Plastic pollution in the ocean is a severe environmental problem worldwide because rivers carry plastic waste from human activities, harming the ocean’s health, ecosystems, and people. Therefore, monitoring the amount of plastic waste flowing from rivers and streams worldwide is crucial. In response to this issue of river-floating waste, our present research aimed to develop an automated waste measurement method tailored for real rivers. To achieve this, we considered three scenarios: clear visibility, partially submerged waste, and collective mass. We proposed the use of object detection and tracking techniques based on deep learning architectures, specifically the You Only Look Once (YOLOv5) and Simple Online and Realtime Tracking with a Deep Association Metric (DeepSORT). The types of waste classified in this research included cans, cartons, plastic bottles, foams, glasses, papers, and plastics in laboratory flume experiments. Our results demonstrated that the refined YOLOv5, when applied to river-floating waste images, achieved high classification accuracy, with 88% or more for the mean average precision. The floating waste tracking using DeepSORT also attained F1 scores high enough for accurate waste counting. Furthermore, we evaluated the proposed method across the three different scenarios, each achieving an 80% accuracy rate, suggesting its potential applicability in real river environments. These results strongly support the effectiveness of our proposed method, leveraging the two deep learning architectures for detecting and tracking river-floating waste with high accuracy. Full article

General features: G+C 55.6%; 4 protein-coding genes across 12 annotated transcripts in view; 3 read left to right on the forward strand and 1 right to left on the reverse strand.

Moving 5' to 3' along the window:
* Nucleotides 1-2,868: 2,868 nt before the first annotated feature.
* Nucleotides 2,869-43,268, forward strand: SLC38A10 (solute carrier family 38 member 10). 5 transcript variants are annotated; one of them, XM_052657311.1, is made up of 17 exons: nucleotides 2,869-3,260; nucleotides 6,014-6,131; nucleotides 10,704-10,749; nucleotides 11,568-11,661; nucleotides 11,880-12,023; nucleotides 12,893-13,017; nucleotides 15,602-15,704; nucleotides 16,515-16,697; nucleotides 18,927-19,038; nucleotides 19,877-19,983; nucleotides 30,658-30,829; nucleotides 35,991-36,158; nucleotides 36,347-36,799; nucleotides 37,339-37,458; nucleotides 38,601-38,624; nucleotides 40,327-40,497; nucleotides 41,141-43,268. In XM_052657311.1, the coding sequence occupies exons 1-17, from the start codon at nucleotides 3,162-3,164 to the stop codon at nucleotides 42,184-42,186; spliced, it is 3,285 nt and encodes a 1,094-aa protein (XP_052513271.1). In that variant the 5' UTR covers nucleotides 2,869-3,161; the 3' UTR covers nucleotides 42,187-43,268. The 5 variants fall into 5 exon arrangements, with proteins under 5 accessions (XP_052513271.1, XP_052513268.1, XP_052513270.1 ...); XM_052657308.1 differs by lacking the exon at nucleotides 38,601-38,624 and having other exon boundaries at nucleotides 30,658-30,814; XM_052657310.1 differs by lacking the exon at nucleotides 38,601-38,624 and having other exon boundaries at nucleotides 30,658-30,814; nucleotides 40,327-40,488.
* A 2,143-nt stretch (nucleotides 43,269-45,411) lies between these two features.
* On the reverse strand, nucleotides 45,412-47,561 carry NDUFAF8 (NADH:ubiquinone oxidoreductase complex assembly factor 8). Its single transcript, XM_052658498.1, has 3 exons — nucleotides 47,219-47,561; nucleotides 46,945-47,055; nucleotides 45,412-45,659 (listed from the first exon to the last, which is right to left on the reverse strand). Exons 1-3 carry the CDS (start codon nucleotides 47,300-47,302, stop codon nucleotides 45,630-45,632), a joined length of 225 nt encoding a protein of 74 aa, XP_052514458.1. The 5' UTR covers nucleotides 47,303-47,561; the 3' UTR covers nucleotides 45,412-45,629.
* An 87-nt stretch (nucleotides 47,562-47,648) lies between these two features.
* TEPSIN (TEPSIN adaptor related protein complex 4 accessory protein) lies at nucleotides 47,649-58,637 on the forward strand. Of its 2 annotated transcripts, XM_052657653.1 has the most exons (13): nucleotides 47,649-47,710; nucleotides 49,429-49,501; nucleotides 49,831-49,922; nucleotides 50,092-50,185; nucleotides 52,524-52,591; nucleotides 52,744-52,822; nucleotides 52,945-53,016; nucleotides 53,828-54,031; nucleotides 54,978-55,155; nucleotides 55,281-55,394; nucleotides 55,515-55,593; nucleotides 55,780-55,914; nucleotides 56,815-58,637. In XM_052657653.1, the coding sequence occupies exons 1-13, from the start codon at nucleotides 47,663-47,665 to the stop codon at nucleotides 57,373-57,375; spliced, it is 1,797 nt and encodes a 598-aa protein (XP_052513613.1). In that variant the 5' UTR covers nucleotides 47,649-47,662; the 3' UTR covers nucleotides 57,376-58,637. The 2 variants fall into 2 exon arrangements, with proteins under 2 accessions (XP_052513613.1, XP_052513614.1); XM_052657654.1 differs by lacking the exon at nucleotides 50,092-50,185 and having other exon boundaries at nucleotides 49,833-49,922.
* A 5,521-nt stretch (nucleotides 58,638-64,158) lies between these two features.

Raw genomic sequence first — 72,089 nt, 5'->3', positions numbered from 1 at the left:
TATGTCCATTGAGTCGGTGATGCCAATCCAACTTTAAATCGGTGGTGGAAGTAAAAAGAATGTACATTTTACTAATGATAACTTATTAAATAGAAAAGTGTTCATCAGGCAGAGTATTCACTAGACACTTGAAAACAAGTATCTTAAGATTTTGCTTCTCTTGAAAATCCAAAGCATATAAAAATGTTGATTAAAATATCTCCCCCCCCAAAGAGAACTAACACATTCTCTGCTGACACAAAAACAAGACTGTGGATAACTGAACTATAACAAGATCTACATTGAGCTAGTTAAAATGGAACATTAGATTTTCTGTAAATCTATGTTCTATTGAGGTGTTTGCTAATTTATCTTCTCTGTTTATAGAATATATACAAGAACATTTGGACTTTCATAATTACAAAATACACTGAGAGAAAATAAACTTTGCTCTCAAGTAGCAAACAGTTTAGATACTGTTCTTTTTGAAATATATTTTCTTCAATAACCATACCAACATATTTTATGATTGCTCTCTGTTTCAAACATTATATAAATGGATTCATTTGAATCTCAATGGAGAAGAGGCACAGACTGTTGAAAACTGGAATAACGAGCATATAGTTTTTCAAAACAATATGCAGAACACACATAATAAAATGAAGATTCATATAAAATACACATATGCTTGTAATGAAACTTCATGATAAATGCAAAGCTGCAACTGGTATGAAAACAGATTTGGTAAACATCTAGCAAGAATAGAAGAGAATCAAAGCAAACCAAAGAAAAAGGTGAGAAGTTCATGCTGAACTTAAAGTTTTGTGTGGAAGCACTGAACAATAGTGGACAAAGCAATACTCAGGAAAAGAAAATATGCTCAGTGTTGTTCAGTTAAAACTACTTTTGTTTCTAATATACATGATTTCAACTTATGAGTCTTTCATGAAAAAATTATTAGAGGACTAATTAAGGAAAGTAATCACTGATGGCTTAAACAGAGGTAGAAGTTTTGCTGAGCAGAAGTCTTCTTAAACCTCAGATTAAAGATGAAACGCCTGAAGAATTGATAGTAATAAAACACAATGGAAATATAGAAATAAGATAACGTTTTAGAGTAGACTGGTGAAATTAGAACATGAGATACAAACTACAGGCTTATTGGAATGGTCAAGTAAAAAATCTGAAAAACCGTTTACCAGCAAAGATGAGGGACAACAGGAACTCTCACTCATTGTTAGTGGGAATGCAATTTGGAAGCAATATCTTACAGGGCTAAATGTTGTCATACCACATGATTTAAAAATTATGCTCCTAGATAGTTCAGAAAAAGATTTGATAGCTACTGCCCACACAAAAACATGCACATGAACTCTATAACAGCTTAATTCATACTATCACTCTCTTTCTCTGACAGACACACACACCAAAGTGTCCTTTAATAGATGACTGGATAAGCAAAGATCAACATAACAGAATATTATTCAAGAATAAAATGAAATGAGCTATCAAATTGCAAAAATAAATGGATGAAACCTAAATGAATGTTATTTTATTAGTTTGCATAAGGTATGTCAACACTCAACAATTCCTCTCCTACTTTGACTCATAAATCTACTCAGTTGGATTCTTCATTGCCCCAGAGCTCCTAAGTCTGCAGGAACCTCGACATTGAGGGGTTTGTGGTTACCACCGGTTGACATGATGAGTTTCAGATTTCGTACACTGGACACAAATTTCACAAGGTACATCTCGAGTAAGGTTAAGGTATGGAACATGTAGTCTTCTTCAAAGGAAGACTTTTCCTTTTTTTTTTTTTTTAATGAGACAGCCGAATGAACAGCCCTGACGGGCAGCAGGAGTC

(This article belongs to the Special Issue Machine-Learning-Based Water Quality Monitoring)
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11 pages, 1038 KiB  
Article
Identifying the Most Discriminative Parameter for Water Quality Prediction Using Machine Learning Algorithms
by Tapan Chatterjee, Usha Rani Gogoi, Animesh Samanta, Ayan Chatterjee, Mritunjay Kumar Singh and Srinivas Pasupuleti